From its initial publication titled Laser Beam Scanning in 1985 to Handbook of Optical and Laser Scanning, now in its second edition, this reference has kept professionals and students at the forefront of optical scanning technology. Carefully and meticulously updated in each iteration, the book continues to be the most comprehensive scanning resource on the market. It examines the breadth and depth of subtopics in the field from a variety of perspectives.
The Second Edition covers:
As laser costs come down, and power and availability increase, the potential applications for laser scanning continue to increase. Bringing together the knowledge and experience of 26 authors from England, Japan and the United States, the book provides an excellent resource for understanding the principles of laser scanning. It illustrates the significance of scanning in society today and would help the user get started in developing system concepts using scanning. It can be used as an introduction to the field and as a reference for persons involved in any aspect of optical and laser beam scanning.
Praise for the Previous Edition
"This is a tremendous compendium of material, covering a relatively specialized field at a very considerable depth. It has 14 'chapters' written very authoritatively by 27 authors from the US, the UK and Japan. It contains current and up to date technology, and was edited by Gerald Marshall (also the author of Chap. 7), who is well known as one of the top experts in this field.
"The Handbook's extensive coverage of the entire range of topics would seem to include almost every aspect of the field of optical scanning. Here, one can find anything one might possibly want to know about scanners and scanning. As a few examples of the completeness of this book, there are sections on laser beam quality, lens design, bar codes, air bearings, Gaussian diffraction, and much, much more. Even the table of contents only hints at the extent of its coverage.
"The level of the book is high. Each chapter seems to be written by an expert in a specific sector of the field for an expert in the field. For example, I was very impressed by Chapter 2, 'Optical Systems for Laser Scanners' by Sagan. It can only be described as terrific. Even as an extremely experienced (60 years) lens designer, I enjoyed the many useful insights in Sagan's work. His chapter is very expert and very well written.
"Even in its very specialized field, the book is so wide-ranging that I doubt that any one individual can competently criticize all of the book; I certainly know that I can't. The book is overwhelming in the completeness and depth of its coverage.
"Surprisingly, I found something of interest, useful, and valuable in every chapter. Each is written for, if not exactly an expert, at least someone competent in the general broad field of which the chapter is a part, and it's written by someone who is obviously extremely competent in the specialty represented by the chapter. The material is basic, but it's far from being 'dumbed down'; one has to work to get the full benefit of the text. Appropriately enough, most chapters assume that the reader has a basic knowledge of the field. The chapters that I am competent to critique are excellent, well and expertly written."
—Warren J. Smith, Chief Scientist Emeritus, Kaiser Electro-Optics
"There are not many handbooks available in optical and laser scanning that contain the up-to-date research work in this field. This handbook is a timely addition to the current literature on optical and laser scanning. Editor Gerald F. Marshall has done a great job inputting together the excellent work of specialists, in the field of optical and laser beam scanning, from around the world…Each chapter has a good number of supporting figures as well as an extensive reference list at the end. The books language is simple and easy to understand the complexity of the subject. Readers will find this book as a useful introduction source to the rapid changing field of optical and laser scanning. This handbook can be a good addition to the academic as well as professional libraries and can serve as a valuable reference for those involved in the optical and laser scanning."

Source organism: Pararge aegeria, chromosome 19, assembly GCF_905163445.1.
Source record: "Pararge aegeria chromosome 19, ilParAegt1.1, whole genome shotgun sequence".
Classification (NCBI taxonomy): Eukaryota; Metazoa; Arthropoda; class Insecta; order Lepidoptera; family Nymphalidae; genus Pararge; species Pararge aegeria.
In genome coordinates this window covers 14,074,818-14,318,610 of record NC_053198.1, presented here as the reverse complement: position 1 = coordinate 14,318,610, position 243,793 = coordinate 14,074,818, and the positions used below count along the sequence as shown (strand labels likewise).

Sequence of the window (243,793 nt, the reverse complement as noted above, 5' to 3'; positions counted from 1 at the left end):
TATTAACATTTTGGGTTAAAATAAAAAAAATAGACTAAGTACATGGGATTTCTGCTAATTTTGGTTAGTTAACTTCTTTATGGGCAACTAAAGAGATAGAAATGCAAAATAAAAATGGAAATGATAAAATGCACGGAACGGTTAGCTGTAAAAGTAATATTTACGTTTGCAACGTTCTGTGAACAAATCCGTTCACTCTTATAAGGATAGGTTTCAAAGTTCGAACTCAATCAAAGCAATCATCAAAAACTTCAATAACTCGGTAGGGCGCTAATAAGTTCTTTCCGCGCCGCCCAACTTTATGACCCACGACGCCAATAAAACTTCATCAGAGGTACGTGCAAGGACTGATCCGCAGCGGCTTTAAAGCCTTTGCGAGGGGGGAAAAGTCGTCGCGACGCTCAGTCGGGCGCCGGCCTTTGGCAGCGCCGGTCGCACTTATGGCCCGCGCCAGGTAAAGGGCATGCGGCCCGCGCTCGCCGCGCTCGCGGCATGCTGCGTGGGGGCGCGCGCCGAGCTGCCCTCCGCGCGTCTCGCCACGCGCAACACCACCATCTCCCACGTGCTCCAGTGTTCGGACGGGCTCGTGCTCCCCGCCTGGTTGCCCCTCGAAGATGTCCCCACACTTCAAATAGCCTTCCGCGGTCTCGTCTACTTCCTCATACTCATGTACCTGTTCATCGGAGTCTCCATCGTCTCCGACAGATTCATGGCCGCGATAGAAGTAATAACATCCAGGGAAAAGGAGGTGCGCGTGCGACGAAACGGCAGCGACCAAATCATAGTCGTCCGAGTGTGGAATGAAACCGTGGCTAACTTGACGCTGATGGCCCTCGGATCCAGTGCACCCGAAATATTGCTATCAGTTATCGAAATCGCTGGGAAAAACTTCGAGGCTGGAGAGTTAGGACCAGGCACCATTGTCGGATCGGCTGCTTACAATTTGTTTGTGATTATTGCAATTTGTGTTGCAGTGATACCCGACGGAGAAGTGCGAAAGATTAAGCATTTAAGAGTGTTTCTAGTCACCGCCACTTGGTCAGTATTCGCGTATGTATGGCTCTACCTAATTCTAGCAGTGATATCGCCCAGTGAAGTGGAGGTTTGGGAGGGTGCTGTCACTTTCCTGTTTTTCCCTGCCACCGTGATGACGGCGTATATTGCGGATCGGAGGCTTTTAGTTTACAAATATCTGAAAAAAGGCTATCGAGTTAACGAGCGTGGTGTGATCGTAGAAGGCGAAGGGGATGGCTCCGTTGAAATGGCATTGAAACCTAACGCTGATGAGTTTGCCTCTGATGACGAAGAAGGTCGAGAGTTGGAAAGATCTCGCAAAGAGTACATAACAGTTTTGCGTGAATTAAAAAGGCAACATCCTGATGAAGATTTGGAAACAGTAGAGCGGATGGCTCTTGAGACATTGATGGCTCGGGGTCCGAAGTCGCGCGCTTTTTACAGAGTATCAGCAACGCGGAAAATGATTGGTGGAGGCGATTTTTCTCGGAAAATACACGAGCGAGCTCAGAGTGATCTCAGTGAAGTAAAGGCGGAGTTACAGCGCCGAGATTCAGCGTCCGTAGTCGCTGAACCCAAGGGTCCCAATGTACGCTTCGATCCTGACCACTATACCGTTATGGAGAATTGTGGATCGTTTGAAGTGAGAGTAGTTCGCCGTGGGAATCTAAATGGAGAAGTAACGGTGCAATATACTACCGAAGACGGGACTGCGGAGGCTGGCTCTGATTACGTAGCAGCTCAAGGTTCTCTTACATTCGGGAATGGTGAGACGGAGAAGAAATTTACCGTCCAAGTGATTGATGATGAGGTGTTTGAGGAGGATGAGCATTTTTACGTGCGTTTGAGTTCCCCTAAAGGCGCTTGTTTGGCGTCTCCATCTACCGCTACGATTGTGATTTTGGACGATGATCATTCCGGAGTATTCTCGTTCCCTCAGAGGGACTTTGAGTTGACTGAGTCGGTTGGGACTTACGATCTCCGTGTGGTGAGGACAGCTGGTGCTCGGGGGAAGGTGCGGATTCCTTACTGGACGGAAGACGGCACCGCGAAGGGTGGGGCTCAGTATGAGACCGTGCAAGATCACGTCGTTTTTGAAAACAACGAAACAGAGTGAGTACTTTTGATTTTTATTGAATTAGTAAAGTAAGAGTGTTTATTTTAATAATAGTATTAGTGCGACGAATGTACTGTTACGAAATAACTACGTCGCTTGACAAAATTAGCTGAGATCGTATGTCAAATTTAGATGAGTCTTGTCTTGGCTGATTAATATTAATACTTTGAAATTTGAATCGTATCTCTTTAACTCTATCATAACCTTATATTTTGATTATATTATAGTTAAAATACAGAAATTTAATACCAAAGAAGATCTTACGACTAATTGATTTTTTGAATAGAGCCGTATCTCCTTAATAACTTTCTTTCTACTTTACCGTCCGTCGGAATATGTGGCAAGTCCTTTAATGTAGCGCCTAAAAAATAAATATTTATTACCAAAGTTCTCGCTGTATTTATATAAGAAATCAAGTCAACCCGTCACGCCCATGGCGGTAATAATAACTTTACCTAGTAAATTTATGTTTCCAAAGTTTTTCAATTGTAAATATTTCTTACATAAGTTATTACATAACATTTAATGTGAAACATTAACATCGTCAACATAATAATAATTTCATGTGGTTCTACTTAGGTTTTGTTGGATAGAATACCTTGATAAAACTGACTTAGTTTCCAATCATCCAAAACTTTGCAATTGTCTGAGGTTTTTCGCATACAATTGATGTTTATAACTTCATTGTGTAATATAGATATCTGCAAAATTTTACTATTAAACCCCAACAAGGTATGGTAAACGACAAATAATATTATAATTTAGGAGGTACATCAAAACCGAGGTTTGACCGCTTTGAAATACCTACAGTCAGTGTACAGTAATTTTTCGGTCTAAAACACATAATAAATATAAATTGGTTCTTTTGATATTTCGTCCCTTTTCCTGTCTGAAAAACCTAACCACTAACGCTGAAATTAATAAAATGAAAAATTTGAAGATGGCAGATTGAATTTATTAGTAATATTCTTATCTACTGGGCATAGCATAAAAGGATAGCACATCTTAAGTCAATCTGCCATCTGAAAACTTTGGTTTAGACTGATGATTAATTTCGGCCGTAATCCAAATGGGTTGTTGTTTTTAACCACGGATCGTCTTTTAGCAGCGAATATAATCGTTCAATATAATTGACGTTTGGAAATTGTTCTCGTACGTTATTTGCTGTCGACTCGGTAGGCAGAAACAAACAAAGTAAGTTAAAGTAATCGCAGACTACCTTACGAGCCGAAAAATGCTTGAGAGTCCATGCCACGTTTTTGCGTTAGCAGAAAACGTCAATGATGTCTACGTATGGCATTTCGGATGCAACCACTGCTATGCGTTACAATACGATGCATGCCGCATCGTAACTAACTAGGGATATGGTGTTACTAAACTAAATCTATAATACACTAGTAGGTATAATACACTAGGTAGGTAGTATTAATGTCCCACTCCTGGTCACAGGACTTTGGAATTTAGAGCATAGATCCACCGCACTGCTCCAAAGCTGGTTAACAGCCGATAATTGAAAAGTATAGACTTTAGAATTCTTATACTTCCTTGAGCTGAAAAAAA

—E-Streams, Vol. 8, No. 6/7, June/July 2005
"It covers every conceivable aspect of optical and laser scanning and much more….Optics, mechanics and electronics are presented clearly and comprehensively. References are included at the end of each article. An index appears at the end of the book, together with a short glossary of 60 of the most important terms in the field. Among the several available books devoted to scanning, this one is certainly the most complete."
—Optics & Photonics News, April 2006
Characterization of Laser Beams: The M2 Model, Thomas F. Johnston, Jr., and Michael W. Sasnett
Optical Systems for Laser Scanners, Stephen F. Sagan
Image Quality for Scanning and Digital Imaging Systems, Donald R. Lehmbeck and John C. Urbach
Polygonal Scanners: Components, Performance, and Design, Glenn E. Stutz
Motors and Controllers (Drivers) for High-Performance Polygonal Scanners, Emery Erdelyi and Gerald A. Rynkowski
Bearings for Rotary Scanners, Chris Gerrard
Pre-objective Polygonal Scanning, Gerald F. Marshall
Galvanometric and Resonant Scanners, Jean Montagu
Flexure Pivots for Oscillatory Scanners, David C. Brown
Holographic Barcode Scanners: Applications, Performance, and Design, LeRoy D. Dickson and Timothy A. Good
Acousto-Optic Scanners and Modulators, Reeder N. Ward, Mark T. Montgomery, and Milton Gottlieb
Electro-Optical Scanners, Timothy K. Deis, Daniel D. Stancil, and Carl E. Conti
Piezo Scanning, Jim Litynski and Andreas Blume
Optical Disk Scanning Technology, Tetsuo Saimi
CTP Scanning Systems, Gregory Mueller
Synchronous Laser Line Scanners for Undersea Imaging Applications, Fraser Dalgleish and Frank Caimi